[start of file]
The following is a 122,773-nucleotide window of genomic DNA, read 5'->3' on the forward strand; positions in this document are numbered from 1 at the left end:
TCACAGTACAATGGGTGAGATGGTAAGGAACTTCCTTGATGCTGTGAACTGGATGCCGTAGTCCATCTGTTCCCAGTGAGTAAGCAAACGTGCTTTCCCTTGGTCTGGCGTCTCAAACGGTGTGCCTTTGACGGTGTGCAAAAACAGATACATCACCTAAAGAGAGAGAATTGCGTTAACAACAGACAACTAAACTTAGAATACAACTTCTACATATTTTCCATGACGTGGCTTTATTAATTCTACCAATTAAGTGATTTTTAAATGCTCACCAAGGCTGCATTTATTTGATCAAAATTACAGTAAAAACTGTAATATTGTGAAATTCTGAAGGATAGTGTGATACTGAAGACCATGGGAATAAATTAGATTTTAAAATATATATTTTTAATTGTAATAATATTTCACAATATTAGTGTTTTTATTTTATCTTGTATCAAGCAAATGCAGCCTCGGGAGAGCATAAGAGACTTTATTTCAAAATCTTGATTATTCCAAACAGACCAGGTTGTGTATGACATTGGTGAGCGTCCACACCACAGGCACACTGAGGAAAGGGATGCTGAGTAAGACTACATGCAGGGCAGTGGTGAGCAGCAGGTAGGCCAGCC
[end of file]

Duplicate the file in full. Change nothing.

The following is a 122,773-nucleotide window of genomic DNA, read 5'->3' on the forward strand; positions in this document are numbered from 1 at the left end:
TCACAGTACAATGGGTGAGATGGTAAGGAACTTCCTTGATGCTGTGAACTGGATGCCGTAGTCCATCTGTTCCCAGTGAGTAAGCAAACGTGCTTTCCCTTGGTCTGGCGTCTCAAACGGTGTGCCTTTGACGGTGTGCAAAAACAGATACATCACCTAAAGAGAGAGAATTGCGTTAACAACAGACAACTAAACTTAGAATACAACTTCTACATATTTTCCATGACGTGGCTTTATTAATTCTACCAATTAAGTGATTTTTAAATGCTCACCAAGGCTGCATTTATTTGATCAAAATTACAGTAAAAACTGTAATATTGTGAAATTCTGAAGGATAGTGTGATACTGAAGACCATGGGAATAAATTAGATTTTAAAATATATATTTTTAATTGTAATAATATTTCACAATATTAGTGTTTTTATTTTATCTTGTATCAAGCAAATGCAGCCTCGGGAGAGCATAAGAGACTTTATTTCAAAATCTTGATTATTCCAAACAGACCAGGTTGTGTATGACATTGGTGAGCGTCCACACCACAGGCACACTGAGGAAAGGGATGCTGAGTAAGACTACATGCAGGGCAGTGGTGAGCAGCAGGTAGGCCAGCC